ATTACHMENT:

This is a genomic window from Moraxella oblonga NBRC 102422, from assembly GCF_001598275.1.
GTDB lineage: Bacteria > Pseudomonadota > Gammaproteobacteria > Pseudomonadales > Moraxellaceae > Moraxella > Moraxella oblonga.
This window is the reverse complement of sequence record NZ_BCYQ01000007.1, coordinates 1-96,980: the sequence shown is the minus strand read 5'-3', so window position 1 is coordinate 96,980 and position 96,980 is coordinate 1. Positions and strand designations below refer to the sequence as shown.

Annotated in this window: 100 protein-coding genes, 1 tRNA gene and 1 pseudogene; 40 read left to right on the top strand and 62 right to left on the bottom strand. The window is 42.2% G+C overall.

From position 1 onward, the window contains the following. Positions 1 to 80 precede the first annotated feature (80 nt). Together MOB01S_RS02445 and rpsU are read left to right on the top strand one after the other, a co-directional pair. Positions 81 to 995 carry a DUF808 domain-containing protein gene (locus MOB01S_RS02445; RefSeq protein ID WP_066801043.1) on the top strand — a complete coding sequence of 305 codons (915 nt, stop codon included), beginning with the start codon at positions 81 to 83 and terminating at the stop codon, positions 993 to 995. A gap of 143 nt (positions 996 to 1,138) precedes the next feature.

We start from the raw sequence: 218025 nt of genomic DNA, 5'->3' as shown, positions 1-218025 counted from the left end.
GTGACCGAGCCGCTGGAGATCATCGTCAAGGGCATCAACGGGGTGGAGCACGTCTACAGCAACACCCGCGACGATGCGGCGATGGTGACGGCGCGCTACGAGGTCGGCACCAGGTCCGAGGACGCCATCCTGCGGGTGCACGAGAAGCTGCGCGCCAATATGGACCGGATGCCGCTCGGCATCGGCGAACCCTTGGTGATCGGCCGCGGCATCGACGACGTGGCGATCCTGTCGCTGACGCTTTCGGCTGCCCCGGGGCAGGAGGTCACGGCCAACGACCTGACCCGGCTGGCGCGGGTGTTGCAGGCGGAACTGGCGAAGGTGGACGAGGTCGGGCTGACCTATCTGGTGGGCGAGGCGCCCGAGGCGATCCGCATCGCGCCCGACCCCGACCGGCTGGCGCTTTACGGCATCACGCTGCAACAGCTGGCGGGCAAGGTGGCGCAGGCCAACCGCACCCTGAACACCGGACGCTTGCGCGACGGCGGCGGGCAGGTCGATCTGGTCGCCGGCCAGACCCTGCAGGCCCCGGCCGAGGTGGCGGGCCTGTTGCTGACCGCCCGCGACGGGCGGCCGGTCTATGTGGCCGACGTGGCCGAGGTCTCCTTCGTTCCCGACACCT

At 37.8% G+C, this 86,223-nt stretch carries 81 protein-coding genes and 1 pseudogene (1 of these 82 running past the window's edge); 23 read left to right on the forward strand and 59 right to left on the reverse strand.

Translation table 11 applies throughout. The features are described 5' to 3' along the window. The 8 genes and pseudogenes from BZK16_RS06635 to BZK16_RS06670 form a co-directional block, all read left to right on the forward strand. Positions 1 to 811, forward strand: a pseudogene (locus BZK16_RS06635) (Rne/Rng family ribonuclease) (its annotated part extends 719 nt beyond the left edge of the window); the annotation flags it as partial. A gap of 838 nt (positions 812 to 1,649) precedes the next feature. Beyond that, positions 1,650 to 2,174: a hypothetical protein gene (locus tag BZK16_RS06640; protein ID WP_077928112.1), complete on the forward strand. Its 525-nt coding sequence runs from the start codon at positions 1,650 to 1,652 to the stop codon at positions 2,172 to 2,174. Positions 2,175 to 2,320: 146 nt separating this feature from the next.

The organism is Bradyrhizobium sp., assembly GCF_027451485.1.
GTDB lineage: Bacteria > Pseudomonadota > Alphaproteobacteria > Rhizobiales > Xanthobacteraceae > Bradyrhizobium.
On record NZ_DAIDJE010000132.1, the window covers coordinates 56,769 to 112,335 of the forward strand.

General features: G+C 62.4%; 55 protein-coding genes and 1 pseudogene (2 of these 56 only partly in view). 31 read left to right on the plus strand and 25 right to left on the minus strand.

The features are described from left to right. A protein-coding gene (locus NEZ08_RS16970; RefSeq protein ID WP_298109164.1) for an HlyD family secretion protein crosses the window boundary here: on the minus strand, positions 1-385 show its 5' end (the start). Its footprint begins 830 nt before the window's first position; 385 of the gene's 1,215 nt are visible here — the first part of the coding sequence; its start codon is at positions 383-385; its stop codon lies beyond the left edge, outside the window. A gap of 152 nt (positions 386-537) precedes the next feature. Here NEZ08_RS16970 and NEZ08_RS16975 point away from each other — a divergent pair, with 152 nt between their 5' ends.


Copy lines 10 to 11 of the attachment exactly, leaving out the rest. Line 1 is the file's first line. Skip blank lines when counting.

The organism is Bradyrhizobium sp., assembly GCF_027451485.1.
GTDB lineage: Bacteria > Pseudomonadota > Alphaproteobacteria > Rhizobiales > Xanthobacteraceae > Bradyrhizobium.